Clinico-pathological variables and the expression of miR-200b in total breast cancer patients
Total (n = 134)
miR-200b low (n = 78)
miR-200b high (n = 56)
Tumor size (cm)
= < 2
miR-200b targeted multiple members of RAB family
The association between expression of miR-200b and RAB21, RAB23, RAB18 and RAB3B in breast cancer tissues
Over-expression of miR-200b or knock-down of RAB21, RAB23, RAB18 and RAB3B inhibited breast cancer cell proliferation and invasion
The miR-200 family has been reported to be a fundamental regulator of EMT, thus highlighting their roles in cancer progression. As a founding member in miR-200 family, miR-200b attracts much focus both in carcinogenesis and cancer therapy in recent years. Down-regulation of miR-200b has been observed in renal cell carcinoma. miR-200b as tumor suppressor regulating EMT has bee reported in several malignancies, such as prostate cancer, colon cancer, non-small cell lung cancer, and so on. The dysregulation of miR-200b in cancer could be transcriptional inhibition or epigenetic modifications, such like DNA methylation and histone modifications[23, 24]. Moreover, miR-200b is thought to be related to cell differentiation by targeting GATA-4. Loss of miR-200b contributes to the breast cancer stem cell status maintaining. Besides, miR-200b has also been associated with cancer chemo-sensitivity by modulating PTEN, PTPN12 and thus their downstream oncogenes like src and ras[27, 28].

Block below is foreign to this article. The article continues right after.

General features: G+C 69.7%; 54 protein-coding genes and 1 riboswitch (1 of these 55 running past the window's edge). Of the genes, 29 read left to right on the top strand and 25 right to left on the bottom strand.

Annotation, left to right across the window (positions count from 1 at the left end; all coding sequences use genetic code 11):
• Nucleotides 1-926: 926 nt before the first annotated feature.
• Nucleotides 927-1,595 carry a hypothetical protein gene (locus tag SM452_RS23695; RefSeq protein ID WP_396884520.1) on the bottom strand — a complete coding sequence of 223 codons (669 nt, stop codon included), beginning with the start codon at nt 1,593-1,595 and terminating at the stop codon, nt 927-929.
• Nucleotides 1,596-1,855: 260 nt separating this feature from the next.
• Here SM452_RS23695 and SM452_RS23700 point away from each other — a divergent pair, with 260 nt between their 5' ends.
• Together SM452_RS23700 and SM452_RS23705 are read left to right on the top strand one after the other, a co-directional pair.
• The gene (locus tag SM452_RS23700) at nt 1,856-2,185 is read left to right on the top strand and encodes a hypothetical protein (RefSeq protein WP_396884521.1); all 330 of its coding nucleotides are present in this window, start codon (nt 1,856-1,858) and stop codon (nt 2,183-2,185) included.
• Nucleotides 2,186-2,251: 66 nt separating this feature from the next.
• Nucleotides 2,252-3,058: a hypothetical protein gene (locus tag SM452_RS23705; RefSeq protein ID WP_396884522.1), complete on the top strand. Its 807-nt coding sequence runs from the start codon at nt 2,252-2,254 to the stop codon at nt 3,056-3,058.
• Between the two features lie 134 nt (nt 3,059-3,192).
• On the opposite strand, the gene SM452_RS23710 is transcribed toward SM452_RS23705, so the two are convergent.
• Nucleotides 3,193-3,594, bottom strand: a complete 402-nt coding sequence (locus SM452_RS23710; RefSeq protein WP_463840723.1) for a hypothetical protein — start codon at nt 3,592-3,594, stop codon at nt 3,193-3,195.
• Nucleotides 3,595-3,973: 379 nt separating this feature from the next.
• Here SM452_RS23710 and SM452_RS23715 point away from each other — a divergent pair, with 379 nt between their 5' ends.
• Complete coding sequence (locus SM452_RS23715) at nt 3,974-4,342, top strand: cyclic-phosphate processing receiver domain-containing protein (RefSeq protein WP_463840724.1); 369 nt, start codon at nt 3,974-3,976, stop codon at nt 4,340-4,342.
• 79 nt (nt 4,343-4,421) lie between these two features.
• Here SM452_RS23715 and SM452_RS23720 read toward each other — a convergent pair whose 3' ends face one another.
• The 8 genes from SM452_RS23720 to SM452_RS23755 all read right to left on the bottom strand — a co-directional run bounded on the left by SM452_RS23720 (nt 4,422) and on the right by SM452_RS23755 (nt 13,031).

In this study, we investigated the expression of miR-200b and its prognostic role in breast cancer. We showed that expression of miR-200b was significantly lower in breast cancer tissues than normal tissues. Similar results were found in breast cancer cell lines. In addition, we analyzed the prognostic role of the expression of miR-200b in breast cancer patients. We found that low expression of miR-200b correlated with advanced clinical stage and more distant metastasis in breast cancer. Since miR-200b was reported as a regulator of EMT, which was thought to be the initiation of metastasis, the results were reasonable. Further we showed that the patients with low miR-200b expression correlated with worse outcome, indicating miR-200b as a tumor suppressor in breast cancer.
We predicted the targets of miR-200b in breast cancers. Besides previously reported ZEB1/ZEB2, we found multiple members of RAB family were also potential targets of miR-200b. We then performed the luciferase report assay to identify RAB21, RAB23, RAB18 and RAB3B as novel direct targets of miR-200b. The regulations of RAB21, RAB23, RAB18 and RAB3B by miR-200b were further confirmed in breast cancer cell lines.